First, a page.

Kenya’s health sector has received a major boost towards reduction of newborn mortality, following an eight-year Sh6.8 billion funding under the umbrella of Newborn Essential Solutions and Technologies (NEST360°).
One of the targeted areas is the supply of equipment to help preterm babies to breath.
Under the project dubbed, NEST, part of the funding will be used to train medical personnel to use the equipment and to upscale innovation of equipment suitable for the Kenyan market.
NEST360° is supported by the Bill & Melinda Gates Foundation, the John D. and Catherine T. MacArthur Foundation, the Children’s Investment Fund Foundation, The ELMA Foundation, The Lemelson Foundation, the Ting Tsung and Wei Fong Chao Foundation and individual donors.
According to a statement dispatched to the media following the launch, NEST360° will develop and deliver a package that will supply a bundle of affordable and robust medical devices to hospitals to help reduce the number of babies who die in the first month of life.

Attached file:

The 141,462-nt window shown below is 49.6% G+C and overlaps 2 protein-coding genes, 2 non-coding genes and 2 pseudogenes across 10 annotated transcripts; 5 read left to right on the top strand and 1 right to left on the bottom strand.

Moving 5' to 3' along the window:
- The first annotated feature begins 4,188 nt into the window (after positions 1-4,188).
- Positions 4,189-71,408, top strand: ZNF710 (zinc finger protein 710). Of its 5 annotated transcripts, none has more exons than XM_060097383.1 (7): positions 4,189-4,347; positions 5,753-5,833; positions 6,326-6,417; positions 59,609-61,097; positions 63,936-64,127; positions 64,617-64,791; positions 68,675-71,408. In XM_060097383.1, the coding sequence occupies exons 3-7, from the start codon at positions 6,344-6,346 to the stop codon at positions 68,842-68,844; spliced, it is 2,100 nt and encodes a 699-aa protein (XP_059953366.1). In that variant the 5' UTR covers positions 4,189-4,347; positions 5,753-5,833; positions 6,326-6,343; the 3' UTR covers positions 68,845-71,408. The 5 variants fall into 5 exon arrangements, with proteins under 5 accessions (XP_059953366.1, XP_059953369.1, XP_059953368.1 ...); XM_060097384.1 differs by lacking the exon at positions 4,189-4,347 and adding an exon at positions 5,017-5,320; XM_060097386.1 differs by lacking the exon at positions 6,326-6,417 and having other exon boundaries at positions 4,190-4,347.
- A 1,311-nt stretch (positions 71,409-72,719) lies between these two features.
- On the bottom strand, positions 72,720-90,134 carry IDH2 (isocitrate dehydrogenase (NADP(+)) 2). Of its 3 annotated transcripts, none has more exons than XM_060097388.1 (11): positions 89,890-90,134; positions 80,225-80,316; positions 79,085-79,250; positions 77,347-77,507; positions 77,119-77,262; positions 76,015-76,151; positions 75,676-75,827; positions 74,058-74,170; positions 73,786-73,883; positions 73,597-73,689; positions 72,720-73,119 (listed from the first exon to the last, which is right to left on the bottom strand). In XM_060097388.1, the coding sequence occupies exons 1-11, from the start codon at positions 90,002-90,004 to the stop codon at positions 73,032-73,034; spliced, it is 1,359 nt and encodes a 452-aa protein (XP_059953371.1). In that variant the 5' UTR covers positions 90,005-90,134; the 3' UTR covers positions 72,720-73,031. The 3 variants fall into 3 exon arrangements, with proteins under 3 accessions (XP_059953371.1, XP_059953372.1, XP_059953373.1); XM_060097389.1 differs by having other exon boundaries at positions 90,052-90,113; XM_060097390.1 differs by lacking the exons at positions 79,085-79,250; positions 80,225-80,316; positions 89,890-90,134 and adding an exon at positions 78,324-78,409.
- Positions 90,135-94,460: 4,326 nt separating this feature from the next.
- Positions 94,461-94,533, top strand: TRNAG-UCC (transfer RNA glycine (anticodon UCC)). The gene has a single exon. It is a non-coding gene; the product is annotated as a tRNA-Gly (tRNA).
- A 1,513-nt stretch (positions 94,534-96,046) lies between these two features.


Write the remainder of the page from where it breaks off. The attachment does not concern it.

The equipment is selected to address preventable illnesses that kill newborns – including breathing difficulties, jaundice, infection, and hypothermia.
The Kenya country project is jointly run by the Nairobi-based Center for Public Health and Development (CPHD) and Kenya Medical Research Institute’s Wellcome Trust Research Programme. NEST360°will optimize the Government of Kenya’s Ministry of Health’s newborns through the department of Family Health.
Speaking during the official rollout of the project last Friday, CPHD’s Executive Director Dr. David Adudans said, “We have seen and lived and talked about pre-term babies dying for lack of expertise and equipment. This should not be so. This intervention is a game-changer as we shall not only be supplying equipment but building capacity of the clinical and biomedical workforce” he said, “Our goal is to reduce the new born mortality rate by 12 per1000 by 2030,” he added.
Dr. Adudans said that the initiative was birthed out of intensive research across medical facilities in Kenya. He said among the gaps identified was lack of technology- where facilities do not have the technology necessary to provide comprehensive care for newborns Human Resources.
“There is a fundamental shortage of both trained clinicians and maintenance technicians to support the implementation of comprehensive newborn care,” he said.
Other weaknesses are that health system managers do not have adequate data and finances to introduce, scale and sustain quality comprehensive newborn care programs, including having the ability to measure outcomes linked to performance and to follow up on at- risk-newborns to prevent disability.
By George Kaiga